söndag 31 oktober 2010

Cradle to cradle

I'm taking an evening course this term, "States and trends: An innovative course about environmental, technical and developmental issues". It is given by the Department of Industrial Ecology at KTH. I took a similar evening course at the Stockholm Resilience Center two years ago and met some great people there, some of whom are taking this new course together with me. Both of these courses are not so much "courses" as they are seminar series with a very thin red thread tying together a string of great (and sometimes not-so-great) guest lectures.

Examination consists of a couple of different tasks, one of them being a requirement to summarize a seminar in 2-3 pages of text. I listened to a lecture this past week about "cradle to cradle" design and decided that this was the seminar I wanted to summarize and write about.

I found the cradle-to-cradle terms and perspective very intriguing, but haven't yet decided if these ideas actually make sense, or if they are a form of advanced scientific mumbo-jumbo. The ideas are certainly intriguing. The basic premise is too look to nature and biological processes for ideas about how to configure industrial processes. In nature nothing is wasted. In nature the result of one process is the input to the next. In nature, complexity thrives and synergies evolve over time.

The idea is that this is, or should be an ideal also for industrial processes. Waste = food. Nothing should be regarded as waste, but should rather taken care of and become input to the next industrial process. In fact, an alternative to the term "waste" is "food", or, the (hyper-positively charged) term "industrial nutrients".

The term "cradle to cradle" is a play on the more well known "cradle to grave". Cradle-to-grave implies a linear process and linear material flows with a beginning (pristine resources), a middle (manufacture, consumption) and an end (waste). Cradle-to-cradle instead implies a circular process where you end up in the same place that you started.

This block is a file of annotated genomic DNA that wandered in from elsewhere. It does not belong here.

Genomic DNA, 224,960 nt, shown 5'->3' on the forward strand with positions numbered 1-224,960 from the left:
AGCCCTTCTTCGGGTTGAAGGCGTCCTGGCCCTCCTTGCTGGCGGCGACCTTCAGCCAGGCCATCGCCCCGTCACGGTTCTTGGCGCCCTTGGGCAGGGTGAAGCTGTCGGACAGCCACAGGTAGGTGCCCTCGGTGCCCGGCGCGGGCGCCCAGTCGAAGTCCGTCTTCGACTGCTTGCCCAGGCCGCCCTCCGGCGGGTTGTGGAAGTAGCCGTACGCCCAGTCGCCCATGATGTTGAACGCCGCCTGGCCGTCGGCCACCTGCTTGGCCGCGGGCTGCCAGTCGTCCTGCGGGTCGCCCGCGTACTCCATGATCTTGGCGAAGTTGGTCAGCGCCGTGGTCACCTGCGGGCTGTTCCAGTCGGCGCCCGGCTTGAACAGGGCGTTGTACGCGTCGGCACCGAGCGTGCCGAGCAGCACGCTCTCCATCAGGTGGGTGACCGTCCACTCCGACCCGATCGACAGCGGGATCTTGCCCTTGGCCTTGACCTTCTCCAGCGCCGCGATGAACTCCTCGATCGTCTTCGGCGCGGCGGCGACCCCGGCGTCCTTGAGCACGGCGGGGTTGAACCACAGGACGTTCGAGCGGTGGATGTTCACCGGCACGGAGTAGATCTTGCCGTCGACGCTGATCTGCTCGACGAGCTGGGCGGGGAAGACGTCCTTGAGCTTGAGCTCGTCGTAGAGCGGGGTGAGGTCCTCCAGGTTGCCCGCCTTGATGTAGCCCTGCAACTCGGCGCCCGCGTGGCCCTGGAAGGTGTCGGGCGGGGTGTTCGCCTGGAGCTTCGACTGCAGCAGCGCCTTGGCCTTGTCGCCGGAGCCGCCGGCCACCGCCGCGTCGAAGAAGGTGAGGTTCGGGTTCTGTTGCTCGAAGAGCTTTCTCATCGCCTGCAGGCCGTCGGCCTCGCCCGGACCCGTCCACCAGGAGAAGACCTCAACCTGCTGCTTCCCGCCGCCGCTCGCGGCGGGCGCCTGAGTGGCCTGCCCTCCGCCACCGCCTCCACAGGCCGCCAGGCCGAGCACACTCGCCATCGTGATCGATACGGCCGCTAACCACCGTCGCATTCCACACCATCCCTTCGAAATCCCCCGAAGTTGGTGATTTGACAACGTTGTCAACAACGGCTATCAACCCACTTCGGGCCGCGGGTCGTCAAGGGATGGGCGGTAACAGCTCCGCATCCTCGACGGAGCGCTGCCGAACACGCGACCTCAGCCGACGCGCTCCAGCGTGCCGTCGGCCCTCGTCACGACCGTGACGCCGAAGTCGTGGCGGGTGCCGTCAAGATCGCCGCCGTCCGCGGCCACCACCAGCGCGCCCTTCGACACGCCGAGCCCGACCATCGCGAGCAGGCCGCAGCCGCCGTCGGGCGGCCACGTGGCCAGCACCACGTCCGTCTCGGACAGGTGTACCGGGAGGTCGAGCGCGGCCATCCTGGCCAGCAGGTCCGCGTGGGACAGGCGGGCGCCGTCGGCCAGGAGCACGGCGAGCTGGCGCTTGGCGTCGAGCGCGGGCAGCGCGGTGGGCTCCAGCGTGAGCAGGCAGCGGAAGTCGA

We got four relatively short articles to read so as to prepare for the lecture. Unfortunately, this is a very hectic time of the year with new courses starting (probably the topic of next week's post) and so I haven't had time to read these texts yet. I am however very intrigued and interested in trying to discern if there is something to these cradle to cradle ideas or if they represent a pipe dream.

When I hear the cradle to cradle lingo, I sort of get the same vibrations as when I hear some of the counter-culture slogans of the 1960's; "under the streets, the beach", "make love, not war", "All power to the people", "Question authority", "Frodo lives". Very positive, life-affirming, imaginative and even utopian ideas/utterances, but looking backwards, also very idealistic, perhaps naive and unrealistic compared to what actually did happen during the following 40 years of unfettered globalization and capitalism triumphantly conquering the world.

söndag 24 oktober 2010

Les Liens Invisible

At the "Culture of ubiquitous information" workshop (see my previous text), Geoff Cox gave a talk about "Democracy 2.0" (pdf file) and presented projects by the hilarious and thought-provoking "imaginary italy-based artist duo "Les Liens Invisible's (the invisible links).

One example of their works is the website/performance "Repetitionr" (30 seconds long video that explains it all). The website looks remarkably much like a professional website that offers the ethically questionable service of generating fake signatures and support for the petition of your choice:

"Leave behind your out-moded street activism, public demonstrations, megaphones. Now activism can be carried out comfortably from your armchair.
Repetitionr offers the most advanced web 2.0 technologies to make participatory democracy a truly user-centered experience.
Embrace the new era of armchair-activism: just choose the campaign you want to promote and how many signatures your re-petition needs to reach its target.
The just sit back and wait: Repetitionr will do the dirty work for you."

The slogans are great ("Just a click and Repetitionr will fill your petitions with millions of self-generated fake signatures indistinguishable from the real ones", and the deeply ironical companion statement "A million people can't be wrong"). You have to admit it's a brilliant spoof of all the hype about the power and the world-changing abilities of social media. Looking at some of the petitions that had been created with Repetitionr, I came upon the truly wonderful petition "End fake petitions now!" The petition statement reads:

"Fake petitions - with unrealistic numbers of signers - are destroying us all. From now on, let's all exercise realism and integrity"